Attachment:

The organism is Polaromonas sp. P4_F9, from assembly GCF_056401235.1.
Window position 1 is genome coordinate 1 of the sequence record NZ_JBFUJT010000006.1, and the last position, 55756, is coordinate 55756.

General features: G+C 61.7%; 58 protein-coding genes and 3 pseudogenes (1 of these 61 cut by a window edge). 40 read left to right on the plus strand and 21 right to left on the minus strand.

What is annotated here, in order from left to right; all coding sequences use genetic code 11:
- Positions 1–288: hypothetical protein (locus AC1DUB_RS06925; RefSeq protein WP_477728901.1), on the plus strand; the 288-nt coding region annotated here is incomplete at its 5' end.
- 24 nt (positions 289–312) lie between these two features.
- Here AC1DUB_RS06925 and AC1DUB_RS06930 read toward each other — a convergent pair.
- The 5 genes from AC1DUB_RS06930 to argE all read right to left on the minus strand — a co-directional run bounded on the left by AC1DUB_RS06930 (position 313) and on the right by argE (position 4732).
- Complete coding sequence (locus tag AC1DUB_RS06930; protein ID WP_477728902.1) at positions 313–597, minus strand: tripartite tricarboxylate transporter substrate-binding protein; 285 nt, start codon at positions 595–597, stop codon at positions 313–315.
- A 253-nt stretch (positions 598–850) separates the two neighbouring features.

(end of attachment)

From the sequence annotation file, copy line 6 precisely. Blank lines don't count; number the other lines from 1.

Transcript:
- 24 nt (positions 289–312) lie between these two features.